Cycling Stories: Made In USSR (Part 1)

USSR cycling jersey
USSR national team jersey from the 1980s era

In this great future, Bob Marley once sang, you can’t forget your past. A good deal of my past is buried in a country you can’t find on a map anymore. Once a mighty, all-conquering powerhouse, it crashed to the ground like a falling star seven decades after it rose to the global stage in 1917, waving a red flag in one hand and shaking a fist at the rest of the world with another.

We stood alone, our teachers taught us. In the sea of capitalism, an inhumane system of exploitation and greed, we were the first nation on earth to stand up from our proletarian knees to start a new era in human history, a new social order of equality, peace and prosperity.

In less than 20 years, we turned an agrarian, feudal empire into a leading industrial nation. We laid down 30 million of our fellow men to rid the world of Nazism. We rose from rubble and ashes of the WWII and launched the first spacecraft in the history of humankind. To safeguard our way of life, we built a nuclear arsenal deadly enough to destroy the planet more than once. Firmly on our feet and with the world rotting away in its immoral pursuit of riches, by the 1950s we were ready to show socialism’s power on the international sports arena.

We sent an ice hockey team on the tour of Canada and the USA in the 1970s to humiliate the NHL and demonstrate our supremacy. The amount of Olympic medals we harvested every four years was so large we thought that by 21st century there will be nothing for us to win. We marched to world dominance on all fronts in steady, unstoppable stride.

This, in essence, was the mindset I had when I started cycling at the age of twelve. The Peace Race and the Olympic Games, both closed for depraved professionals, were the two most important events in the sport. Yes, there are the “pros” and the Tour de France but they play on their own playground, fuelled by drugs and money. Without the dope and the pay cheques we’d own them just like we own everyone else, save the East Germans and maybe the Poles.


I was fifteen and on my way back from my first fair dinkum stage race. My coach, Peter Trumheller, drove his shiny red Lada in an awkward silence. I was sure he wanted to talk to me about something but didn’t know where to start. I wasn’t going to help him. I didn’t want to talk at all. I knew something changed, something was different.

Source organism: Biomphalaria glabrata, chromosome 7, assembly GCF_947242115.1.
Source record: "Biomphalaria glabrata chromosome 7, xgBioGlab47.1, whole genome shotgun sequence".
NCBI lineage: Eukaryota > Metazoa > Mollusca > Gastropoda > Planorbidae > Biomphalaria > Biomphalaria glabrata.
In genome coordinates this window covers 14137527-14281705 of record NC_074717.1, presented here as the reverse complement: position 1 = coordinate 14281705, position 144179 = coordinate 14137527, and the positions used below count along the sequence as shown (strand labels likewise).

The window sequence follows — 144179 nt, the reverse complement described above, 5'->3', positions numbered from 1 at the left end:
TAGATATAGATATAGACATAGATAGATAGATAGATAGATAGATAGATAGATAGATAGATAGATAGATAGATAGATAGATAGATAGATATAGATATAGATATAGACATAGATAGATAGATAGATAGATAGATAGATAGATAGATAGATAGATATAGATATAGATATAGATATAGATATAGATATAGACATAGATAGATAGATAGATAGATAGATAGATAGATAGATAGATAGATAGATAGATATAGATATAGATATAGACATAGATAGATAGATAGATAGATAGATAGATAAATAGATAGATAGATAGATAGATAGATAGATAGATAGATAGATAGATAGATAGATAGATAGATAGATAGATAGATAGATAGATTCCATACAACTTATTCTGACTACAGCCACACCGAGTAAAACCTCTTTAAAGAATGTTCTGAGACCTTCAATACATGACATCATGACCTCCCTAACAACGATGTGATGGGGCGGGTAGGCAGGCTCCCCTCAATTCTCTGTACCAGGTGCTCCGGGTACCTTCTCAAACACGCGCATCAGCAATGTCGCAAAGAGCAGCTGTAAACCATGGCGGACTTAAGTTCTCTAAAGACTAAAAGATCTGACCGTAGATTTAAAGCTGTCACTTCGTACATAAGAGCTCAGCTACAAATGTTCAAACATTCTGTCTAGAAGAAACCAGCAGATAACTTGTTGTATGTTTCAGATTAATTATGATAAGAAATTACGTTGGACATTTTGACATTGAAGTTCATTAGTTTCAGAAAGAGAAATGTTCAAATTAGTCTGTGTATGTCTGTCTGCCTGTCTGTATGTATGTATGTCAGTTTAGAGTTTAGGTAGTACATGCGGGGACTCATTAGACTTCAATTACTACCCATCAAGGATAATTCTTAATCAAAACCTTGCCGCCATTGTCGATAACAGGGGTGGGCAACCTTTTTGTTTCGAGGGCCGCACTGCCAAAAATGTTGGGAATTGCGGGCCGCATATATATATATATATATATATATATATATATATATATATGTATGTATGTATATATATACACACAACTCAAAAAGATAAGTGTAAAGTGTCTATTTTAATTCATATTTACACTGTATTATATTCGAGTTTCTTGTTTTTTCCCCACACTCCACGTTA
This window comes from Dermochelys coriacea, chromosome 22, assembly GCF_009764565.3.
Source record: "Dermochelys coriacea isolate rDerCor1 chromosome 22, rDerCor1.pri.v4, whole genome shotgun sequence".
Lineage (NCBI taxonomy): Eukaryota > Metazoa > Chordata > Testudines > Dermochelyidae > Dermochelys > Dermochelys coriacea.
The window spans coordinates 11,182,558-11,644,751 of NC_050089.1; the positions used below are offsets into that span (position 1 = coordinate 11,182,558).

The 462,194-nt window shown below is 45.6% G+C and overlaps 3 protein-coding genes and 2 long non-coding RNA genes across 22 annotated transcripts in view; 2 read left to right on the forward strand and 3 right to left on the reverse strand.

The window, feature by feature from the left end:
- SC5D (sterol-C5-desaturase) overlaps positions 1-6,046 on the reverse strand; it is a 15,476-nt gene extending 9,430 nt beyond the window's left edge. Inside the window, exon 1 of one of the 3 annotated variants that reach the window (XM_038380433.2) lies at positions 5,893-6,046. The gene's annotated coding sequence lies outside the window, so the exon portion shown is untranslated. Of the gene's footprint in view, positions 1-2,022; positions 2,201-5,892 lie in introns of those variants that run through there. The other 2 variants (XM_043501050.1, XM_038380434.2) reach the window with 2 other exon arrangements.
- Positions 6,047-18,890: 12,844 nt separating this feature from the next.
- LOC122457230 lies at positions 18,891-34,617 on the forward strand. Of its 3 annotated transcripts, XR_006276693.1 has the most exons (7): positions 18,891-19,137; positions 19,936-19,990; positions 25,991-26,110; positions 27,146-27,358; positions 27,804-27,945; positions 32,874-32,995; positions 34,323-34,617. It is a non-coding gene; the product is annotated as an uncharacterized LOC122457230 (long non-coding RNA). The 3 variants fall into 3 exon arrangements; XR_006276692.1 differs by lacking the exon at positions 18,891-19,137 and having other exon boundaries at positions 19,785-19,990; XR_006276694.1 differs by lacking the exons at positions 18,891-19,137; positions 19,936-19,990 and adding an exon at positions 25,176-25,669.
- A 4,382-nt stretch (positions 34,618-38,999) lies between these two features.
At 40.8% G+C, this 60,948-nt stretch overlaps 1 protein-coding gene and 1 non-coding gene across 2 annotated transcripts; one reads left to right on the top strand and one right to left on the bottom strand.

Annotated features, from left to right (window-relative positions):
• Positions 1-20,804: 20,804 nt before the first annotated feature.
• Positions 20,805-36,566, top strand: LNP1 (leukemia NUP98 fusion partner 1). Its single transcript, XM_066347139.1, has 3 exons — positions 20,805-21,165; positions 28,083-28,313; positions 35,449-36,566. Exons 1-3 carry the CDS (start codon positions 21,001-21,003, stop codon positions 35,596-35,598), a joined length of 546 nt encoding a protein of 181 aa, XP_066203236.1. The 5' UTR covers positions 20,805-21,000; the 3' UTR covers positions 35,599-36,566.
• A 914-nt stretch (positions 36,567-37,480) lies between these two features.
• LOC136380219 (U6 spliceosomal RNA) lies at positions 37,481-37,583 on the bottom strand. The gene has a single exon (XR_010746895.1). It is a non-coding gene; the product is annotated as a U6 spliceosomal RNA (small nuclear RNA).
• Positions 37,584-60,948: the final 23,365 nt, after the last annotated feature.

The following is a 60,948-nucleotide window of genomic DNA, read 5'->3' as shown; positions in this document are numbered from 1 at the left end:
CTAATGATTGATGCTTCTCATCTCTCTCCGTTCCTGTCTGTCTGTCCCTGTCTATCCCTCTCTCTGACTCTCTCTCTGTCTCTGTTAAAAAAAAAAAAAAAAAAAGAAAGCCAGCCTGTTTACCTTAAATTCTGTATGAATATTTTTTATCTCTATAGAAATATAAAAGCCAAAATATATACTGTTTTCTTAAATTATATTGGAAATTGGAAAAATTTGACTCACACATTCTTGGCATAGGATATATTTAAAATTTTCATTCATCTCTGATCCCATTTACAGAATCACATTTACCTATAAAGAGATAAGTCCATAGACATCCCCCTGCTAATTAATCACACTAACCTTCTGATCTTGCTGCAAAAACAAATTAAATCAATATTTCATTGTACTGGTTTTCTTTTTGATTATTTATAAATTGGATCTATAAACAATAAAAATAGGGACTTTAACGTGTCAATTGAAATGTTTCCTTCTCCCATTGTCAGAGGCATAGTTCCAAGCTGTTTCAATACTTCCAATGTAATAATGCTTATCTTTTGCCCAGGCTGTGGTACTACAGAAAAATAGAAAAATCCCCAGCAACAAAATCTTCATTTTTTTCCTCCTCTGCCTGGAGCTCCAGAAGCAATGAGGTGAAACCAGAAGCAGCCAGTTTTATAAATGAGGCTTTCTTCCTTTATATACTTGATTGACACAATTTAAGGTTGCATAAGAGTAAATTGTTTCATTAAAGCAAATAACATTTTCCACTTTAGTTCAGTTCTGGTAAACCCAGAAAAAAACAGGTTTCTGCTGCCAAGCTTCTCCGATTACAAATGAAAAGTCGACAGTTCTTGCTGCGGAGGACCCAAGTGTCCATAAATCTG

As we drove, and I kept thinking back about the race, I began to realise I wasn’t the same kid I was before the first stage. The cycling I knew a week ago was a Mickey Mouse version of it, a comic strip.

That first stage, an 80km criterium on the frozen streets of Maykop, was the divide between play-doh cycling I knew and the real thing. At the time, what looked like the most cruel, merciless two hours on a bike I have ever had, was nothing but a prelude to seven more road races still to come.

Wall graffiti
The graffiti says: “Welcome to hell.” I must’ve seen this when I came to Maykop for my first stage race. Or at least that’s what I think now.

We raced through sleet, rain and mud in temperatures only a single digit degree above zero. By stage three I ran out of dry, clean cycling kit because I only had two sets. The place we stayed in had no hot water, no heating and no showers. Before the start, I pulled on my half-wet wool shorts. Without chamois, my skin rubbed against sand – the shorts were full of it from previous stages because I couldn’t wash them properly in a toilet sink in cold water. This didn’t bother me in the race because I was busy trying to stay in the bunch. The peloton was full of guys much older than I was, most of them over 20, some even older. They raced at speeds I’ve never raced at before.